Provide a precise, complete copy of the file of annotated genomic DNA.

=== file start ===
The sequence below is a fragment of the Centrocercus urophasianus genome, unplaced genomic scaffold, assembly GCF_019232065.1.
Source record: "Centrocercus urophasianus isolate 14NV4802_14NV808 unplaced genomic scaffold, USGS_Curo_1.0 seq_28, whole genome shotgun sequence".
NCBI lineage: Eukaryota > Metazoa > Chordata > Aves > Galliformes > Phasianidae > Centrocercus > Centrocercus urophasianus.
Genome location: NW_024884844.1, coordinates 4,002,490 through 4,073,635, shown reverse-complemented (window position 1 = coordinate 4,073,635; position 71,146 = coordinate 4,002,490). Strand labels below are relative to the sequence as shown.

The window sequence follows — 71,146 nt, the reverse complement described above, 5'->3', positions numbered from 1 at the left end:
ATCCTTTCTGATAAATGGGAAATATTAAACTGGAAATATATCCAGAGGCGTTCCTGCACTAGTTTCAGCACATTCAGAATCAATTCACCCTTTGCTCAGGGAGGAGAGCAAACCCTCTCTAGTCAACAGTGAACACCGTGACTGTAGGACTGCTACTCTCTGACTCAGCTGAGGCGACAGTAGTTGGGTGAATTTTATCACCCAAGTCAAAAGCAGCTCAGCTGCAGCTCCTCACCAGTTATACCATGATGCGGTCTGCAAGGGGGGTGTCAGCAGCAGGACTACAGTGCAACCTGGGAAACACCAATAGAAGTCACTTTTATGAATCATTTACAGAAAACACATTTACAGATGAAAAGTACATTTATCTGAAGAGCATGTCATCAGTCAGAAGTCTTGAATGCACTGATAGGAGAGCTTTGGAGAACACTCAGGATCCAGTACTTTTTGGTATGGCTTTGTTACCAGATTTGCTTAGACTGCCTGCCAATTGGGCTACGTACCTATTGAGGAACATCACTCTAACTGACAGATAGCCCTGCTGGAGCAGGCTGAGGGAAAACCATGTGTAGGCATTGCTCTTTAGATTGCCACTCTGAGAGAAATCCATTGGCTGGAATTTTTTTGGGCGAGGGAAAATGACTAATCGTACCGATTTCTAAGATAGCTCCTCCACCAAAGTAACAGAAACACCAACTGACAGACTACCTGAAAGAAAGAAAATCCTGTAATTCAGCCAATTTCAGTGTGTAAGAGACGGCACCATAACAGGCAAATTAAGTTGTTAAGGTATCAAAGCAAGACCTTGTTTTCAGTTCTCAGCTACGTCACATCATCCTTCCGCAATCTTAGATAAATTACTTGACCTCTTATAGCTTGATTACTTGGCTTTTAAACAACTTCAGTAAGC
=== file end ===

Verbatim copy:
The sequence below is a fragment of the Centrocercus urophasianus genome, unplaced genomic scaffold, assembly GCF_019232065.1.
Source record: "Centrocercus urophasianus isolate 14NV4802_14NV808 unplaced genomic scaffold, USGS_Curo_1.0 seq_28, whole genome shotgun sequence".
NCBI lineage: Eukaryota > Metazoa > Chordata > Aves > Galliformes > Phasianidae > Centrocercus > Centrocercus urophasianus.
Genome location: NW_024884844.1, coordinates 4,002,490 through 4,073,635, shown reverse-complemented (window position 1 = coordinate 4,073,635; position 71,146 = coordinate 4,002,490). Strand labels below are relative to the sequence as shown.

The window sequence follows — 71,146 nt, the reverse complement described above, 5'->3', positions numbered from 1 at the left end:
ATCCTTTCTGATAAATGGGAAATATTAAACTGGAAATATATCCAGAGGCGTTCCTGCACTAGTTTCAGCACATTCAGAATCAATTCACCCTTTGCTCAGGGAGGAGAGCAAACCCTCTCTAGTCAACAGTGAACACCGTGACTGTAGGACTGCTACTCTCTGACTCAGCTGAGGCGACAGTAGTTGGGTGAATTTTATCACCCAAGTCAAAAGCAGCTCAGCTGCAGCTCCTCACCAGTTATACCATGATGCGGTCTGCAAGGGGGGTGTCAGCAGCAGGACTACAGTGCAACCTGGGAAACACCAATAGAAGTCACTTTTATGAATCATTTACAGAAAACACATTTACAGATGAAAAGTACATTTATCTGAAGAGCATGTCATCAGTCAGAAGTCTTGAATGCACTGATAGGAGAGCTTTGGAGAACACTCAGGATCCAGTACTTTTTGGTATGGCTTTGTTACCAGATTTGCTTAGACTGCCTGCCAATTGGGCTACGTACCTATTGAGGAACATCACTCTAACTGACAGATAGCCCTGCTGGAGCAGGCTGAGGGAAAACCATGTGTAGGCATTGCTCTTTAGATTGCCACTCTGAGAGAAATCCATTGGCTGGAATTTTTTTGGGCGAGGGAAAATGACTAATCGTACCGATTTCTAAGATAGCTCCTCCACCAAAGTAACAGAAACACCAACTGACAGACTACCTGAAAGAAAGAAAATCCTGTAATTCAGCCAATTTCAGTGTGTAAGAGACGGCACCATAACAGGCAAATTAAGTTGTTAAGGTATCAAAGCAAGACCTTGTTTTCAGTTCTCAGCTACGTCACATCATCCTTCCGCAATCTTAGATAAATTACTTGACCTCTTATAGCTTGATTACTTGGCTTTTAAACAACTTCAGTAAGC